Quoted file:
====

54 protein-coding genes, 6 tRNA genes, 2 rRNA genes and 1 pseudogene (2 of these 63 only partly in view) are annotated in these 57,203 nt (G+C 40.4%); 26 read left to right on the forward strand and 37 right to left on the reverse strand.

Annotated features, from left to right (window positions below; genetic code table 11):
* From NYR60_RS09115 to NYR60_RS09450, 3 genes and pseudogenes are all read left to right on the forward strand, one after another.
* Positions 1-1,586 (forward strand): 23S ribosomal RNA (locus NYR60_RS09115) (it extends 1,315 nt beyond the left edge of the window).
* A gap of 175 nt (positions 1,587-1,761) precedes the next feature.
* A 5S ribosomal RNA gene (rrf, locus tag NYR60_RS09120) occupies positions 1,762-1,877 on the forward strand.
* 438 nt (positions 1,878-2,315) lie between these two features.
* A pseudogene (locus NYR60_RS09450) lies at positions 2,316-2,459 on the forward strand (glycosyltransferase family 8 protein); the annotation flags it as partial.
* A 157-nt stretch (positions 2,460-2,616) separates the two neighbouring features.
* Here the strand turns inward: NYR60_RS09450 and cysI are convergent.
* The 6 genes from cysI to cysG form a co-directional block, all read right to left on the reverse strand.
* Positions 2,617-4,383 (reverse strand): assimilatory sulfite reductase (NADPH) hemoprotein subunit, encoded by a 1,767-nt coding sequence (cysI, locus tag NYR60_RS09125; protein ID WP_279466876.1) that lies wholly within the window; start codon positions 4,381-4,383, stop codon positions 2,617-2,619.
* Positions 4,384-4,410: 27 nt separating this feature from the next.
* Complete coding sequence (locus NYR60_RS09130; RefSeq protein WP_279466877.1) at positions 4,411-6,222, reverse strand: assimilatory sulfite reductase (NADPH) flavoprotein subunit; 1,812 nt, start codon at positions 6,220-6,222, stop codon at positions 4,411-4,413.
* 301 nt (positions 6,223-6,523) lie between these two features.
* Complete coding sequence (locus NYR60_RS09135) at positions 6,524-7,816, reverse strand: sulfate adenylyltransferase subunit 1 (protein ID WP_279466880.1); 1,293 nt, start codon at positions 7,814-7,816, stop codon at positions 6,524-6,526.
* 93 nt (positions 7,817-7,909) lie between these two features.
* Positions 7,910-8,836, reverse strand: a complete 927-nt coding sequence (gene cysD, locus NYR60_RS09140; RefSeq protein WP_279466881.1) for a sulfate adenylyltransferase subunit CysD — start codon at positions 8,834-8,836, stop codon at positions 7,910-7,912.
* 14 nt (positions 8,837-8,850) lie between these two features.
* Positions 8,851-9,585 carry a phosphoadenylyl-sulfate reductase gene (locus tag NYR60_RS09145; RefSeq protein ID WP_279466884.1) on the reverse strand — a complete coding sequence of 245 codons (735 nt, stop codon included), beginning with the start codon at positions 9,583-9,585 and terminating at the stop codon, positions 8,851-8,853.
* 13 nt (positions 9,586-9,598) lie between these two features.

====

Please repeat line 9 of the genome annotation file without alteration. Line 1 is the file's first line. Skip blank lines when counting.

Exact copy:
* A 157-nt stretch (positions 2,460-2,616) separates the two neighbouring features.